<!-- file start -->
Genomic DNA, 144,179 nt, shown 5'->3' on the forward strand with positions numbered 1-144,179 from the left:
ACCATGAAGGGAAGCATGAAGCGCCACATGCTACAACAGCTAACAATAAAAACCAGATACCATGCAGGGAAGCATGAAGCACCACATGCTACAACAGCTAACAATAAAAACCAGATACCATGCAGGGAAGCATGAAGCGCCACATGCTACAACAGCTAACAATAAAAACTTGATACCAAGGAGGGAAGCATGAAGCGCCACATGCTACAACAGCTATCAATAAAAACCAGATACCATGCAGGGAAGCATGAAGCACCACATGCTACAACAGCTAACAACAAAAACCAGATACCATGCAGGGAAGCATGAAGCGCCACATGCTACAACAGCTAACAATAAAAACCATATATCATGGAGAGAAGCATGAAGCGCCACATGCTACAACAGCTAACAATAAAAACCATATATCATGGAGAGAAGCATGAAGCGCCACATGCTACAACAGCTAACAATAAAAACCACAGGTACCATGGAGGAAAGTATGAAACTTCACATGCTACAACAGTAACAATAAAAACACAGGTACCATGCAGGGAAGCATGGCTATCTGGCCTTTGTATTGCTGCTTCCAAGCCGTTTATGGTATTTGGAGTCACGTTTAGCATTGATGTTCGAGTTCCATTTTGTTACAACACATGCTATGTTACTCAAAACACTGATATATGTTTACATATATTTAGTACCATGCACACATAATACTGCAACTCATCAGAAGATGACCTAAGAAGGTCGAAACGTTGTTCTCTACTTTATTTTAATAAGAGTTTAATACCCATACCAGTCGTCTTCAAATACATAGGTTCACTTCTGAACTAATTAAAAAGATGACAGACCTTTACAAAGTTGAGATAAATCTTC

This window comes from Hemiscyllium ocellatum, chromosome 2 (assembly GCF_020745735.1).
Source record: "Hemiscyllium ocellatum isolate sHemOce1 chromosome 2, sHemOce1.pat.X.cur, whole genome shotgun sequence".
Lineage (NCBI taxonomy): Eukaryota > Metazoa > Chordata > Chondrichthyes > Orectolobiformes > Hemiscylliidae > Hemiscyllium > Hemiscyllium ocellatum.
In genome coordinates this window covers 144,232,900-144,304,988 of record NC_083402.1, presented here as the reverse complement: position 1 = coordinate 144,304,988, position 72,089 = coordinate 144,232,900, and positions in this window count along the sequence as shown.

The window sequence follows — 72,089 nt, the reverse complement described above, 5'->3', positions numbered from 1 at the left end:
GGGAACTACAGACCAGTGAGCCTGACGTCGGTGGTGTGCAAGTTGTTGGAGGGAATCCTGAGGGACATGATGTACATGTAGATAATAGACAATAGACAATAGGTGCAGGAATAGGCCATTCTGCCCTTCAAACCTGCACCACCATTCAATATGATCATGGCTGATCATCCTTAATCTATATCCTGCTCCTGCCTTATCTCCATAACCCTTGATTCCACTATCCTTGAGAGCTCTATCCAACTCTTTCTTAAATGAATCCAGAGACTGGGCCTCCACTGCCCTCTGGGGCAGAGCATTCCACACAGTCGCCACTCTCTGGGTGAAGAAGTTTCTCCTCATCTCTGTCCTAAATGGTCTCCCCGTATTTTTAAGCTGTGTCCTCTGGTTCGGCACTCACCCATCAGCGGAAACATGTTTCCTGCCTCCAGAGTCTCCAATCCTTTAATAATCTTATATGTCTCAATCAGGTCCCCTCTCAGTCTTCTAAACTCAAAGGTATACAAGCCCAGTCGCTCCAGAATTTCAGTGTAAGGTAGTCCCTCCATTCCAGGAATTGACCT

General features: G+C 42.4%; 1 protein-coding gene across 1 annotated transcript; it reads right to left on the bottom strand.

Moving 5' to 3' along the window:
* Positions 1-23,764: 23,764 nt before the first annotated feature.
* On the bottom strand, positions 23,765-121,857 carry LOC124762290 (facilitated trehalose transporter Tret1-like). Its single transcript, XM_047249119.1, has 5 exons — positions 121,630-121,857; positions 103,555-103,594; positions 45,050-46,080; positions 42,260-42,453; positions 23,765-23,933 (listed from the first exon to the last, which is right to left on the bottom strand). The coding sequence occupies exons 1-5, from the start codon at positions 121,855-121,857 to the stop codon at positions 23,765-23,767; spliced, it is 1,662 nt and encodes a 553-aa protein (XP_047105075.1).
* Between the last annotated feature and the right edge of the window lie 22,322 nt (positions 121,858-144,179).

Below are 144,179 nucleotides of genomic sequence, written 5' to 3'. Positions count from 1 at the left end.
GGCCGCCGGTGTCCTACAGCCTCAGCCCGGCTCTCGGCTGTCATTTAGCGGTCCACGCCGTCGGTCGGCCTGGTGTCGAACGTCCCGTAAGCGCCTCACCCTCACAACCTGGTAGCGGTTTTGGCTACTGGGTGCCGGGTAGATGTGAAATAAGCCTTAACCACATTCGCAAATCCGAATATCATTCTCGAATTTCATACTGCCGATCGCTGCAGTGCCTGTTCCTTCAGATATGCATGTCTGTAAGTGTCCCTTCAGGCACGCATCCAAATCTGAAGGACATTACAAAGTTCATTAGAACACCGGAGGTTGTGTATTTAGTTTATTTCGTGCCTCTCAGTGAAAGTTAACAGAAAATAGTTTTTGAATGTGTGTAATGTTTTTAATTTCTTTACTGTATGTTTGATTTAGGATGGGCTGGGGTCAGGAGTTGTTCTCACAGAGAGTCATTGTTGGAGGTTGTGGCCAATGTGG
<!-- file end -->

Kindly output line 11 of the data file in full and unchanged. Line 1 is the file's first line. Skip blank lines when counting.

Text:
* Positions 1-23,764: 23,764 nt before the first annotated feature.